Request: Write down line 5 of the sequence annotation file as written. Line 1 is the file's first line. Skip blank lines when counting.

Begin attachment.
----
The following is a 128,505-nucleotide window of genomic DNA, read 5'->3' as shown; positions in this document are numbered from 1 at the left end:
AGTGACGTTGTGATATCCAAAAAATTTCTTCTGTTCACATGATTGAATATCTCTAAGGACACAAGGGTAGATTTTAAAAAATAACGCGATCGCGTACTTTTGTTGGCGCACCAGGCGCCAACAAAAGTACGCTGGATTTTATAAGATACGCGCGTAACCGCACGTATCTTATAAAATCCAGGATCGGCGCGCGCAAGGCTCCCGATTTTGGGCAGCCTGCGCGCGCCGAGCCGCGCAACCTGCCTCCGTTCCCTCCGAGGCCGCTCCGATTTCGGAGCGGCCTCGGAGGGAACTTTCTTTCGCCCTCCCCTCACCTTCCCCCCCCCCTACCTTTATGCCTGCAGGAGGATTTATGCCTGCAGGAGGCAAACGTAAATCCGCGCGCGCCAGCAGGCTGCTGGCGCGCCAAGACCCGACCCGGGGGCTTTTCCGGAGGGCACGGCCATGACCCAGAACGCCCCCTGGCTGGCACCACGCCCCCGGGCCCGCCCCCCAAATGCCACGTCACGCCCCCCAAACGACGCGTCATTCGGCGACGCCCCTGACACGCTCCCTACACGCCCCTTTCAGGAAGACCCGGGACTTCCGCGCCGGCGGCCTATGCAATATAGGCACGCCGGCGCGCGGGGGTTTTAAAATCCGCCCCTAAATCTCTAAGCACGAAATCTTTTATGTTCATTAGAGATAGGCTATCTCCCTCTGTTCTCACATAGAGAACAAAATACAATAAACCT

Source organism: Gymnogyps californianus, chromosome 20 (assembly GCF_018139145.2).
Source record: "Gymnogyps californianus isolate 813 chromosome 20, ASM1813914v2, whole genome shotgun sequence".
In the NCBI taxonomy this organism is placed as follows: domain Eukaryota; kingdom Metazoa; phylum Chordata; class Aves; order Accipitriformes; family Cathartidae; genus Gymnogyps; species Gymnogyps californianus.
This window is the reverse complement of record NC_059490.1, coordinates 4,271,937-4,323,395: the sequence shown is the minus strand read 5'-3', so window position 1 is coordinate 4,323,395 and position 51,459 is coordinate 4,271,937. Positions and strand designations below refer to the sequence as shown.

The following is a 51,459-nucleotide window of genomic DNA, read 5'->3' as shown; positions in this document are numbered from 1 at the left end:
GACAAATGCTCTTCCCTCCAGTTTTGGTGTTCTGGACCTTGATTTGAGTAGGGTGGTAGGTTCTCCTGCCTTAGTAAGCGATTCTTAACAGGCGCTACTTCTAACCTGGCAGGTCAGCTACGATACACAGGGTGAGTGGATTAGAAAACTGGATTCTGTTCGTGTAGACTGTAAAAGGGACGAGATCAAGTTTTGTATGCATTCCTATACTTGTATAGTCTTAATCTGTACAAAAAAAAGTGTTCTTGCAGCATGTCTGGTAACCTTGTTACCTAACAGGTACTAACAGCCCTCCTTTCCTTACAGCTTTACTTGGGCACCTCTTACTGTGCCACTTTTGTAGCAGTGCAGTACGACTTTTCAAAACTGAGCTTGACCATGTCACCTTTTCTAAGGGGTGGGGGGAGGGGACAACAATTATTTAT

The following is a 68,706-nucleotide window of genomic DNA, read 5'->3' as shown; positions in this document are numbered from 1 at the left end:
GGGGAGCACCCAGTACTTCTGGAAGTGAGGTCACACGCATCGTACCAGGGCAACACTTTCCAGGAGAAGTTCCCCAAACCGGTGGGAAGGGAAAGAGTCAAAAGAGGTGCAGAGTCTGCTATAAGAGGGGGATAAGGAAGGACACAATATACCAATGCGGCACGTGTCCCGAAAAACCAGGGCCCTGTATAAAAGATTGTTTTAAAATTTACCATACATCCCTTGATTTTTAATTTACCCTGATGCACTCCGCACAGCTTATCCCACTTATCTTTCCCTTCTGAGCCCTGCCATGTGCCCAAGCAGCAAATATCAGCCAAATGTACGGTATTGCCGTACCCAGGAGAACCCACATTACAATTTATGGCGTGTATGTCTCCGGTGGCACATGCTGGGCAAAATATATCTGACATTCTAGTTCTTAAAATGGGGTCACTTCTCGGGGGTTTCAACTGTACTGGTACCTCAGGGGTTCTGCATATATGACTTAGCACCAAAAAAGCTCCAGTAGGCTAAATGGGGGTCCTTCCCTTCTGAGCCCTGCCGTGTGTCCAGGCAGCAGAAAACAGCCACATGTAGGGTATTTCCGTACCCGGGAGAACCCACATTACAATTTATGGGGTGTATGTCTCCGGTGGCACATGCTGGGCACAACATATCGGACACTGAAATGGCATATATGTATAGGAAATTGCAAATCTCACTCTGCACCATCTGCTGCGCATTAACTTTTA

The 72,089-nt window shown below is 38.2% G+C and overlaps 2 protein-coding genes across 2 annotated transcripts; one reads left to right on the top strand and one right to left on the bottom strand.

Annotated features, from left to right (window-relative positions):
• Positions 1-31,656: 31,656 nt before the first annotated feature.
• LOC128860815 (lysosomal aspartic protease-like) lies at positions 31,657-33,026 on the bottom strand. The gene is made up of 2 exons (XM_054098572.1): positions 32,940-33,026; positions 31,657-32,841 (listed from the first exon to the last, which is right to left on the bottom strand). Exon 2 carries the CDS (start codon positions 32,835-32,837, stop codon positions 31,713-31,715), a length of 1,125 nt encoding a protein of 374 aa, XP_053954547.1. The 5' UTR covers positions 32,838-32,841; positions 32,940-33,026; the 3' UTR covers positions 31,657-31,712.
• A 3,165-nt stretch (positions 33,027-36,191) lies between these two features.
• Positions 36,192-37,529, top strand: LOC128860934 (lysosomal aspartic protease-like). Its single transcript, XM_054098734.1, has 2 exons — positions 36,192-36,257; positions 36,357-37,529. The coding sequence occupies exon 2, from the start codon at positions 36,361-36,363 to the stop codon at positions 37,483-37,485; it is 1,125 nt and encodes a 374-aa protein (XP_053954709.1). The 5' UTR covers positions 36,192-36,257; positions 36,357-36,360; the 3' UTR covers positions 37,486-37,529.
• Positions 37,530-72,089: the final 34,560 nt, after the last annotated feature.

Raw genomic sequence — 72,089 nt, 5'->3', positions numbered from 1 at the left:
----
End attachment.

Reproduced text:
In the NCBI taxonomy this organism is placed as follows: domain Eukaryota; kingdom Metazoa; phylum Chordata; class Aves; order Accipitriformes; family Cathartidae; genus Gymnogyps; species Gymnogyps californianus.